The Taoiseach has described the suffering of many home carers and their families as a 'shocking indictment on society' in the Dáil today.
Enda Kenny was answering questions arising from last night's RTÉ's Prime Time Investigates programme where it showed that 82% of family carers have been affected by cutbacks in State services.
The Carers Association is calling on the Government to introduce a strategy that will allow for the long-term continuation of care giving in the home.
The investigative report backs up the association's own findings that many family carers are living in poverty and extremely difficult circumstances as a result of Government cutbacks.
Spokesperson Catherine Cox says many family carers are living below the poverty line.
She said: 'Families are literally skipping meals to keep their heads above water. Viewers may be shocked by the report's findings but the Carers Association is already aware that this kind of hardship is commonplace for many family carers.'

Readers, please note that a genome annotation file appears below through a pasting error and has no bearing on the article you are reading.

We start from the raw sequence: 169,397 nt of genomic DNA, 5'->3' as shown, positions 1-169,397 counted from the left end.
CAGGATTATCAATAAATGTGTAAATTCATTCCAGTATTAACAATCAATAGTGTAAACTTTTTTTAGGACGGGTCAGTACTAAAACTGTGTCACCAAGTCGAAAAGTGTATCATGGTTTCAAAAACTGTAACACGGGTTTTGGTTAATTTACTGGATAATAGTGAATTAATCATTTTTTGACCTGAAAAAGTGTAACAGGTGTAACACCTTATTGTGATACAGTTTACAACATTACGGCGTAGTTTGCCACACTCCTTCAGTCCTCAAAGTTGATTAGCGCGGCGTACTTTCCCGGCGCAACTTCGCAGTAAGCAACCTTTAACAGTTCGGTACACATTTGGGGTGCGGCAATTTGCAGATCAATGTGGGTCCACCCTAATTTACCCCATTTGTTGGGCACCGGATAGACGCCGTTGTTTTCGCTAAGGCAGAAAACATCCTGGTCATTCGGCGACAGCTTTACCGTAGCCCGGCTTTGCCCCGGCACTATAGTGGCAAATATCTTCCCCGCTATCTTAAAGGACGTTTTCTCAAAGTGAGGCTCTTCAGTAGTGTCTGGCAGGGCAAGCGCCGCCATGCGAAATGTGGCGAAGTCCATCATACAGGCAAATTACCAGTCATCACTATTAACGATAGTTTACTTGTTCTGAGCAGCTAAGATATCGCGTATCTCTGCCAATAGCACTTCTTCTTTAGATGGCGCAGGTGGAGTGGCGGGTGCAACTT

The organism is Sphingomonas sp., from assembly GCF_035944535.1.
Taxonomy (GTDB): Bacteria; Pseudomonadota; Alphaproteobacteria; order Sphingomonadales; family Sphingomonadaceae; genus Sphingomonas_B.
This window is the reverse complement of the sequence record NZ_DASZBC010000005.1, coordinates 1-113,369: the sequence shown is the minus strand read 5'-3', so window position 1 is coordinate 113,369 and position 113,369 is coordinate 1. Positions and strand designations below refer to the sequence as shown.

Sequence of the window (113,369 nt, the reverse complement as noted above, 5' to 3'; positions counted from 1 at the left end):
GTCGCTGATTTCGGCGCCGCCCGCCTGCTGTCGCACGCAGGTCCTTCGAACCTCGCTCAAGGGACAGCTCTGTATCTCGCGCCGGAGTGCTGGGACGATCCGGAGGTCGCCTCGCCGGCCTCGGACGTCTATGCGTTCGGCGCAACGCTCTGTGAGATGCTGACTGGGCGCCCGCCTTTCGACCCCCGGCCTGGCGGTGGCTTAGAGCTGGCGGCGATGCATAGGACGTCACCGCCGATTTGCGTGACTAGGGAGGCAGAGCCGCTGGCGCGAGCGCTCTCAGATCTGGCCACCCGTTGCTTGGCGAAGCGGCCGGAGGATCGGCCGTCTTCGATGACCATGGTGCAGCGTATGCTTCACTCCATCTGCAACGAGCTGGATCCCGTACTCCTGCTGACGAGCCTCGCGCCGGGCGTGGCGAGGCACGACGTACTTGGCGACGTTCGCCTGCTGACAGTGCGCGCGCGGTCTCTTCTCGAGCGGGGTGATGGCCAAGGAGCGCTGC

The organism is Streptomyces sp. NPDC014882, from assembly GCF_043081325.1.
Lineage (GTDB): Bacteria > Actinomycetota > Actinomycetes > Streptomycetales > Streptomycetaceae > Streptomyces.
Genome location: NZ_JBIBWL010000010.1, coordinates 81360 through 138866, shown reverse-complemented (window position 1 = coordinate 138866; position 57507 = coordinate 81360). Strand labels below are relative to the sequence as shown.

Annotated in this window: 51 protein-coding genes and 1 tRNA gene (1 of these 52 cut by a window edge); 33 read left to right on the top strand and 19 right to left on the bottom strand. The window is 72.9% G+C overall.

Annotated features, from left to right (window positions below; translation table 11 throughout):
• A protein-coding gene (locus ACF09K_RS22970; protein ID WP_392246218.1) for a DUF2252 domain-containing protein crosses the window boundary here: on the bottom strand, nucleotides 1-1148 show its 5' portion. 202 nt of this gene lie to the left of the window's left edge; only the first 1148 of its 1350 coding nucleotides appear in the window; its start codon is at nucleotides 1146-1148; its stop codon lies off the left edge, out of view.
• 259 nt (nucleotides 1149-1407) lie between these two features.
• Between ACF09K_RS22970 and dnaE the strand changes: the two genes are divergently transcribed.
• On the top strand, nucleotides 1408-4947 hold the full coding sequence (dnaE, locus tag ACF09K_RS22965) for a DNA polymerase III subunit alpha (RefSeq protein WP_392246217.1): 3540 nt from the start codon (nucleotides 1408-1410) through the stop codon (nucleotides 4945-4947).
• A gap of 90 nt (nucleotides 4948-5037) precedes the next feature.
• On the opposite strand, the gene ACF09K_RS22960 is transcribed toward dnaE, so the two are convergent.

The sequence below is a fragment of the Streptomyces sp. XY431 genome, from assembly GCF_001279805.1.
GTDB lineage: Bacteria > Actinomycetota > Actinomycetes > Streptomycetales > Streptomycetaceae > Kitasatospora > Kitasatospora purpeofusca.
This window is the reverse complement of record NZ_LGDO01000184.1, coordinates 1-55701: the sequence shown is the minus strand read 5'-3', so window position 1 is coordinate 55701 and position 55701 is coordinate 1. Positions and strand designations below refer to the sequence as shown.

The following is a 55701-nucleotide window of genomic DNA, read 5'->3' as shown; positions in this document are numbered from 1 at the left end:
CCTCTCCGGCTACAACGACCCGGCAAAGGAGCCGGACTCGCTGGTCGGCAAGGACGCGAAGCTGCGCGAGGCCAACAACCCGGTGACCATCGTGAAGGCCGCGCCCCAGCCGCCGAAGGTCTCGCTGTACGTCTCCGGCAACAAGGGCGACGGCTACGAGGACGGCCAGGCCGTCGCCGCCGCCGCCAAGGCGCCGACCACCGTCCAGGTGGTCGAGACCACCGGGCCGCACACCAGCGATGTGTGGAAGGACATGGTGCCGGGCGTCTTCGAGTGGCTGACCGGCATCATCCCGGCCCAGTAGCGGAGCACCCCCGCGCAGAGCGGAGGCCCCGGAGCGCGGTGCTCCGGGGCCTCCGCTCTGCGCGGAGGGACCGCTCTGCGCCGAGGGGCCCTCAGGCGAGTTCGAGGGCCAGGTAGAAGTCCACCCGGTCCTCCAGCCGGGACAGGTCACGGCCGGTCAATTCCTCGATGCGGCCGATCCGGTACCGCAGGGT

A spokesperson for the Minister for Health has said the Government will 'find a way of refocusing priorities, thus ensuring carers are cared for'.
'The distressing scenes shown on TV last night hammer home the reality of the consequences of a dysfunctional health service,' the spokesperson added.
The report also found that almost a quarter of carers have suffered health problems from an overburden of work.
Ms Cox said: 'We know there are more cuts to come with no regard or appreciation for the role of family carers who are providing vital and often round-the-clock care.
'These cuts are forcing carers to place their loved ones in hospital or residential care settings, costing Government more and going against stated Government policy of supporting the care of older people and those with disabilities in the home.
'Family carers have taken as much as they can. This is a call for action from our new Government.
'We simply cannot continue to ignore this burning issue and we want the immediate completion and implementation of the National Carers Strategy', Ms Cox said.
'This strategy is crucial for the long term continuation of care in the home, putting in place practical supports and services for family carers including in-home respite, needs assessment for family carers, financial and emotional support and timely information provision.'